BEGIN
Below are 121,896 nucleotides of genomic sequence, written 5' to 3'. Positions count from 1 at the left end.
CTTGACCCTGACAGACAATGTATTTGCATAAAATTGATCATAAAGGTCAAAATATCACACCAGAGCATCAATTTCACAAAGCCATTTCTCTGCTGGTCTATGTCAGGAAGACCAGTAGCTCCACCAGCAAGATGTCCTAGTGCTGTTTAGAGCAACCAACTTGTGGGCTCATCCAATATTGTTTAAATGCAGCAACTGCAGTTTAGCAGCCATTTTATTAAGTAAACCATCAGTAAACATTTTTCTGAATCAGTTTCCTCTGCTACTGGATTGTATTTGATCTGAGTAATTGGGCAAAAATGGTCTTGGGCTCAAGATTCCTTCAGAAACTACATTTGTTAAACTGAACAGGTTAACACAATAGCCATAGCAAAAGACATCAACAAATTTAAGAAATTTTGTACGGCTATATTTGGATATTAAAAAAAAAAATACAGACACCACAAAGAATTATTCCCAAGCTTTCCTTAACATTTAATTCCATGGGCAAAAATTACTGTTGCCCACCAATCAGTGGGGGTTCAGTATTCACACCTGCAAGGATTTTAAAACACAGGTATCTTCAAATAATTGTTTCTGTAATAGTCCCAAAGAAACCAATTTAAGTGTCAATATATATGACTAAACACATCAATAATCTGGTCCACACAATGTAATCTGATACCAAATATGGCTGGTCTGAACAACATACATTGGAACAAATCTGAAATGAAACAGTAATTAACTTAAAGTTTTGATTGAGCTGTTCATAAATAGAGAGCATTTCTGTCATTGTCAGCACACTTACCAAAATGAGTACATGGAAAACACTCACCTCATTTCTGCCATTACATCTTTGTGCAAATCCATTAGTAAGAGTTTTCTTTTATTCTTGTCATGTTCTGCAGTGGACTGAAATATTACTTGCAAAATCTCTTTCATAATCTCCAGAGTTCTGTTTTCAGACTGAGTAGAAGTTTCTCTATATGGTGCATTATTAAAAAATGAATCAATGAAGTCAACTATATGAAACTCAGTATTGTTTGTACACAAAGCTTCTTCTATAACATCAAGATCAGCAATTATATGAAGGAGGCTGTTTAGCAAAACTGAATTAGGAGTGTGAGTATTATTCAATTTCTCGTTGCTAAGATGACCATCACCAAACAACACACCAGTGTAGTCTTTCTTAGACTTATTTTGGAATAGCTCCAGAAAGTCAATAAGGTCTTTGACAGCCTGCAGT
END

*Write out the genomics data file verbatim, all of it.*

Below are 121,896 nucleotides of genomic sequence, written 5' to 3'. Positions count from 1 at the left end.
CTTGACCCTGACAGACAATGTATTTGCATAAAATTGATCATAAAGGTCAAAATATCACACCAGAGCATCAATTTCACAAAGCCATTTCTCTGCTGGTCTATGTCAGGAAGACCAGTAGCTCCACCAGCAAGATGTCCTAGTGCTGTTTAGAGCAACCAACTTGTGGGCTCATCCAATATTGTTTAAATGCAGCAACTGCAGTTTAGCAGCCATTTTATTAAGTAAACCATCAGTAAACATTTTTCTGAATCAGTTTCCTCTGCTACTGGATTGTATTTGATCTGAGTAATTGGGCAAAAATGGTCTTGGGCTCAAGATTCCTTCAGAAACTACATTTGTTAAACTGAACAGGTTAACACAATAGCCATAGCAAAAGACATCAACAAATTTAAGAAATTTTGTACGGCTATATTTGGATATTAAAAAAAAAAATACAGACACCACAAAGAATTATTCCCAAGCTTTCCTTAACATTTAATTCCATGGGCAAAAATTACTGTTGCCCACCAATCAGTGGGGGTTCAGTATTCACACCTGCAAGGATTTTAAAACACAGGTATCTTCAAATAATTGTTTCTGTAATAGTCCCAAAGAAACCAATTTAAGTGTCAATATATATGACTAAACACATCAATAATCTGGTCCACACAATGTAATCTGATACCAAATATGGCTGGTCTGAACAACATACATTGGAACAAATCTGAAATGAAACAGTAATTAACTTAAAGTTTTGATTGAGCTGTTCATAAATAGAGAGCATTTCTGTCATTGTCAGCACACTTACCAAAATGAGTACATGGAAAACACTCACCTCATTTCTGCCATTACATCTTTGTGCAAATCCATTAGTAAGAGTTTTCTTTTATTCTTGTCATGTTCTGCAGTGGACTGAAATATTACTTGCAAAATCTCTTTCATAATCTCCAGAGTTCTGTTTTCAGACTGAGTAGAAGTTTCTCTATATGGTGCATTATTAAAAAATGAATCAATGAAGTCAACTATATGAAACTCAGTATTGTTTGTACACAAAGCTTCTTCTATAACATCAAGATCAGCAATTATATGAAGGAGGCTGTTTAGCAAAACTGAATTAGGAGTGTGAGTATTATTCAATTTCTCGTTGCTAAGATGACCATCACCAAACAACACACCAGTGTAGTCTTTCTTAGACTTATTTTGGAATAGCTCCAGAAAGTCAATAAGGTCTTTGACAGCCTGCAGT